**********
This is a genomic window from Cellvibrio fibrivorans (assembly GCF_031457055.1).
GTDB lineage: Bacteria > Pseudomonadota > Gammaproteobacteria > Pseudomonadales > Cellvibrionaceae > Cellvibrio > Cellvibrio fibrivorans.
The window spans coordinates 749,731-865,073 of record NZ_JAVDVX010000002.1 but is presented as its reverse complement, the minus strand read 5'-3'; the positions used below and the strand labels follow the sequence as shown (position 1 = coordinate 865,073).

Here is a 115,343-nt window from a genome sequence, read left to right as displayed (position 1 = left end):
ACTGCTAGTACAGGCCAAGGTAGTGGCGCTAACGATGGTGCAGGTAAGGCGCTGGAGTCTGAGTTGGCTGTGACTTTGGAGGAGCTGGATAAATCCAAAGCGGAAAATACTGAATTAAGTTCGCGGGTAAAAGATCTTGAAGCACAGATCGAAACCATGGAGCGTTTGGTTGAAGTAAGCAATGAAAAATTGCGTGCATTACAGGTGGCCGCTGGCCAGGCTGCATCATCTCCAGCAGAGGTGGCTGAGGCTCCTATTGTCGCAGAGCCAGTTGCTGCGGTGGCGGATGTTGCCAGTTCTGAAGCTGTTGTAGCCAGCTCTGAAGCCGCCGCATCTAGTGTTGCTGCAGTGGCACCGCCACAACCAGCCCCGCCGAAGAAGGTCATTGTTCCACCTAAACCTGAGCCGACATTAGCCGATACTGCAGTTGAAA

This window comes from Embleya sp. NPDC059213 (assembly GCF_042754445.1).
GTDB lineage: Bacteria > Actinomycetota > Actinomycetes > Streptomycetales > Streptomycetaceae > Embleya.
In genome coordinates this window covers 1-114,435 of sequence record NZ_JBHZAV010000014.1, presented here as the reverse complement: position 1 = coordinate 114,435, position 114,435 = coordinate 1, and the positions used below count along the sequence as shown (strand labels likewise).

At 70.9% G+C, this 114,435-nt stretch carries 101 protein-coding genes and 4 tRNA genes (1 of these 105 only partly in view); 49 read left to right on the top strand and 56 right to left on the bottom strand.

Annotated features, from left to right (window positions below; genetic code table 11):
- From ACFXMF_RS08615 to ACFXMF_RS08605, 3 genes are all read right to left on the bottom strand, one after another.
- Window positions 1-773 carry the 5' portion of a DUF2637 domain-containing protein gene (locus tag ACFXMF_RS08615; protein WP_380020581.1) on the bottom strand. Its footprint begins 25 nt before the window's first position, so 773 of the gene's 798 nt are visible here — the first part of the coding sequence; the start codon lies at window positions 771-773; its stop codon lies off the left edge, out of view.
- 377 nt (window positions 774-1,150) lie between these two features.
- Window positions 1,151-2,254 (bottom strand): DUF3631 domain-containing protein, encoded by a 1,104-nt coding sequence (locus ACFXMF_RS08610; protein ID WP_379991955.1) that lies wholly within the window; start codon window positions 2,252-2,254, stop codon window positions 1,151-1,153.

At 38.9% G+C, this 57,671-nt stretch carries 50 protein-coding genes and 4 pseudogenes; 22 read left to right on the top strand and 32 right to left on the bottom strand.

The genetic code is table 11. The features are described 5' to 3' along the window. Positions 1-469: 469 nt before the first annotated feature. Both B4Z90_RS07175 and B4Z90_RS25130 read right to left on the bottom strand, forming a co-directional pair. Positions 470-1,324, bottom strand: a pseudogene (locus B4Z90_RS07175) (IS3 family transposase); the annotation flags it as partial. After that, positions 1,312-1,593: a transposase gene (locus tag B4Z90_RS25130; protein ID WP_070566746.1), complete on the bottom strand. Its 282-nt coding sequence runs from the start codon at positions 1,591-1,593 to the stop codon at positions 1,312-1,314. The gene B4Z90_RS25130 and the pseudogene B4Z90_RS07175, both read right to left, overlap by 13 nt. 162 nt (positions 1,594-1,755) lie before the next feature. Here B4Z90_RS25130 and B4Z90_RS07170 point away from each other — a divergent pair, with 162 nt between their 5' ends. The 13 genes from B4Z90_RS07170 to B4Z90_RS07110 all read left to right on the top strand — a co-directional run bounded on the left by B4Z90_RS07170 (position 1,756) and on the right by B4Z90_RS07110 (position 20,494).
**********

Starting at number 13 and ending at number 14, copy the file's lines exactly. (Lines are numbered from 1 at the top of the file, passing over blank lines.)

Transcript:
- 377 nt (window positions 774-1,150) lie between these two features.
- Window positions 1,151-2,254 (bottom strand): DUF3631 domain-containing protein, encoded by a 1,104-nt coding sequence (locus ACFXMF_RS08610; protein ID WP_379991955.1) that lies wholly within the window; start codon window positions 2,252-2,254, stop codon window positions 1,151-1,153.